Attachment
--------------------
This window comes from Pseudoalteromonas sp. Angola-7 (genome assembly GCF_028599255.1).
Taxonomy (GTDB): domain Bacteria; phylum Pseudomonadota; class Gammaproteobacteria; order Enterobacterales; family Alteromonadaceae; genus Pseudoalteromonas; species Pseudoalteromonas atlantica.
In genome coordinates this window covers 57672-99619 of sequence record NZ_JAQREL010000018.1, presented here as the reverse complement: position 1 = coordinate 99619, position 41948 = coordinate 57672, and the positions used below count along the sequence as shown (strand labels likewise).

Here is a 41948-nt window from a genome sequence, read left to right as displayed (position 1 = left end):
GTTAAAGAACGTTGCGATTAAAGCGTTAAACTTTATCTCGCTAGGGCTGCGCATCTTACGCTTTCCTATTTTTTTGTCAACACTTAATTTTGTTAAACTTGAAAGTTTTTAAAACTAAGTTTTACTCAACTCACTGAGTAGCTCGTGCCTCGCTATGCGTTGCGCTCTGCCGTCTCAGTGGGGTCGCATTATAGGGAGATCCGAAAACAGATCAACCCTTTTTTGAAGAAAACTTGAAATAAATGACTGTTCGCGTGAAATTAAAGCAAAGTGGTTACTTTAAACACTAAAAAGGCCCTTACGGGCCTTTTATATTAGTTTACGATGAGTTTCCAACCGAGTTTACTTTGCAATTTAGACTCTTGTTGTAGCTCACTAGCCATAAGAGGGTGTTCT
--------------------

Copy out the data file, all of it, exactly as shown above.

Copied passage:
This window comes from Pseudoalteromonas sp. Angola-7 (genome assembly GCF_028599255.1).
Taxonomy (GTDB): domain Bacteria; phylum Pseudomonadota; class Gammaproteobacteria; order Enterobacterales; family Alteromonadaceae; genus Pseudoalteromonas; species Pseudoalteromonas atlantica.
In genome coordinates this window covers 57672-99619 of sequence record NZ_JAQREL010000018.1, presented here as the reverse complement: position 1 = coordinate 99619, position 41948 = coordinate 57672, and the positions used below count along the sequence as shown (strand labels likewise).

Here is a 41948-nt window from a genome sequence, read left to right as displayed (position 1 = left end):
GTTAAAGAACGTTGCGATTAAAGCGTTAAACTTTATCTCGCTAGGGCTGCGCATCTTACGCTTTCCTATTTTTTTGTCAACACTTAATTTTGTTAAACTTGAAAGTTTTTAAAACTAAGTTTTACTCAACTCACTGAGTAGCTCGTGCCTCGCTATGCGTTGCGCTCTGCCGTCTCAGTGGGGTCGCATTATAGGGAGATCCGAAAACAGATCAACCCTTTTTTGAAGAAAACTTGAAATAAATGACTGTTCGCGTGAAATTAAAGCAAAGTGGTTACTTTAAACACTAAAAAGGCCCTTACGGGCCTTTTATATTAGTTTACGATGAGTTTCCAACCGAGTTTACTTTGCAATTTAGACTCTTGTTGTAGCTCACTAGCCATAAGAGGGTGTTCT